About two years ago, St Martin’s Press did a contract for the Mainland China edition of How To Write & Give A Speech. That Chinese edition (with simplified characters) has just been published in Mainland China. I don’t have my author’s copy yet, but when I get the book, I’ll post and share the details.
Now: A few weeks ago, St Martin’s Press sold a new Chinese language edition that will be published in Taiwan (with traditional characters). The upcoming Taiwan edition will offer Chinese rights worldwide (excluding Mainland China).
Speechwriting and public speaking are global skills. I’m grateful to the translators who have made – and are still making – How To Write & Give A Speech available in multiple languages.
Many hotels offer free digital access to newspapers during your stay. Other hotels across the USA offer print copies of local newspapers and/or national newspapers, maybe USA Today.
Don’t take any of this for granted.
Let your hotels know you value free/easy access to newspapers.
In particular, let hotels know you value local newspapers. Speak up for local journalism while it’s still here.
Local journalism matters – everywhere.
Quote from poet Donna Hilbert:
“One of the most annoying questions I field from non-writers is ‘Are you still writing?’ Might as well ask if I’m still breathing.”
Writers write. That’s what we do. And many of us pretty much want to do it forever.
It’s who we are.
“People in the long run are going to do more to promote peace than our governments. Indeed, I think people want peace so much that one of these days our governments had better get out of the way and let them have it.” (during a 1959 TV broadcast)
A colleague wrote that he was having a hard time cutting a too-long presentation. He had put in all the points that mattered to him – and he didn’t want to cut any of them.
Later in his speechwriting process, he read It’s Not What You Say, It’s How You Say It (St Martin’s Press), and he began to look at the topic from the audience’s point of view. What would they want to hear? What would they expect to learn? What would they need to know?
Most especially: How long would they be willing to sit for an after dinner lecture?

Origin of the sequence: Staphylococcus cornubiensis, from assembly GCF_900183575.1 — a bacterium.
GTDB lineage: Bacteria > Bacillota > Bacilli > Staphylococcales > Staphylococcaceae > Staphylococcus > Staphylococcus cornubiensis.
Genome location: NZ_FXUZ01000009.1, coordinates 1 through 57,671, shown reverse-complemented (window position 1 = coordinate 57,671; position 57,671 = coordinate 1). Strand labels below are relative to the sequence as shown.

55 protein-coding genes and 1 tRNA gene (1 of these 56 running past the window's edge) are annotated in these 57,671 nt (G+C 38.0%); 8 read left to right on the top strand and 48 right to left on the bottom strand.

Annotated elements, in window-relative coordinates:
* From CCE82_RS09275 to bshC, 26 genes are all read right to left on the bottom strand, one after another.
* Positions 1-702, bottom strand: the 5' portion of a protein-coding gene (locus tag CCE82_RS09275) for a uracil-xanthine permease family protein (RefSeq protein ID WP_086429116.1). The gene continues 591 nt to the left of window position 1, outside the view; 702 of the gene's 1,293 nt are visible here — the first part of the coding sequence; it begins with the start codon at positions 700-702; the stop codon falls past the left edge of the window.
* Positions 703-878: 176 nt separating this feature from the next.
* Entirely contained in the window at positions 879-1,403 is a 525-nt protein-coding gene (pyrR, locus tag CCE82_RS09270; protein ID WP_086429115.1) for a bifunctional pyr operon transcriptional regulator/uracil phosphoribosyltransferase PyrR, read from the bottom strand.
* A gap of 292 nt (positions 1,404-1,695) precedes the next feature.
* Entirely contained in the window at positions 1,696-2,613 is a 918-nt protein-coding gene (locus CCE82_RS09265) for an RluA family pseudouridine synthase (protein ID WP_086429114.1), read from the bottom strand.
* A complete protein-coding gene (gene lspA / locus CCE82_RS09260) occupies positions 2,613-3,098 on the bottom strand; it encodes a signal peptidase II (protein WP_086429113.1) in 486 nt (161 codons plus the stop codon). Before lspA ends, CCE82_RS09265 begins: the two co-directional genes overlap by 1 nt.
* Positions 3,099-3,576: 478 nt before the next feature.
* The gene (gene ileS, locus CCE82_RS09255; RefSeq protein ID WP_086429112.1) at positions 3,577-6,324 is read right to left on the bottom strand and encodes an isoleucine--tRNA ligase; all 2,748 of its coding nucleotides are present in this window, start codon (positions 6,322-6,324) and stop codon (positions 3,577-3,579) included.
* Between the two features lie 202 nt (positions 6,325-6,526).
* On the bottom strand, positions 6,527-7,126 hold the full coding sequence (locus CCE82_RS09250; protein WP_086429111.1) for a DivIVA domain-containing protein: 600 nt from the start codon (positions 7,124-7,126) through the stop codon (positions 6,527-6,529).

Once he looked at the topic from the audience’s viewpoint, it was pretty easy for him to cut away the unnecessary material.
“I’ve found all of Joan Detz’s books to be highly useful, but this one may top the list because it has a few topics not covered in her other books.”
#LibraryCardSignUp Month. If you don’t already own a card for your local public library, get one now.
Then get cards for major libraries throughout the country.
You don’t have to be a resident of Philadelphia to apply for a card at Philly’s terrific Free Library. While you’re at it, follow @FreeLibrary to learn about all the digital resources available to you.
You don’t have to be a New York City resident to apply for a card at the NY Public Library. Getting your NYPL card this
#LibraryCardSignUpMonth is easy – and so worth it. http://on.nypl.org/2wgYxhC Be sure to follow @nypl on Twitter to get up-to-date info on reference sources (from podcasts to lists to Ask The Librarian).
Check this blog space in the days ahead for more reference tools.
Remember: Your speeches and presentations can only be as strong as the research you put into them.
Since September 1st, I have accepted seven speechwriting assignments – most due in late September or October, with one due in November.
This is a demanding load. How do I juggle seven speechwriting assignments? I don’t. I set priorities and I only work on one speech at a time.
The other speeches? I never multitask with my speechwriting research, and I even keep hard-copy files of the other speechwriting assignments completely out of sight – no distractions. That’s what desk drawers were made for!
FYI: Since September 1st, I also received other requests to write speeches on a wide variety of topics: energy, motivation, China, etc. I declined those speechwriting assignments for a range of reasons, and instead I referred those leads to experienced freelance speechwriters whose work I know well.
Look for a blog post in the coming weeks on “why I have to decline certain speechwriting assignments”.
Are you ready to take your speechwriting to a higher level? Consider one of my individual speechwriting tutorials: Basic, Advanced, and Master levels. I custom-design the course material to meet your specific speechwriting needs/goals.
Media interviews talk about fixing the USA’s growing divisiveness. Corporate presentations talk about the need to encourage diversity. Government officials talk about “the bi-partisan need to come together” as a nation.
I ran across this quote from a commencement address given by President Kennedy back in 1963 at the American University in DC. The second sentence struck me, in particular the words “at least we can help make the world safe for diversity” … strong words (mostly 1 syllable) that convey a strong theme:
“So, let us not be blind to our differences – but let us also direct attention to our common interests and to the means by which those differences can be resolved. And if we cannot end now our differences, at least we can help make the world safe for diversity.”
Make the World Safe for Diversity sounds like a good title for a speech.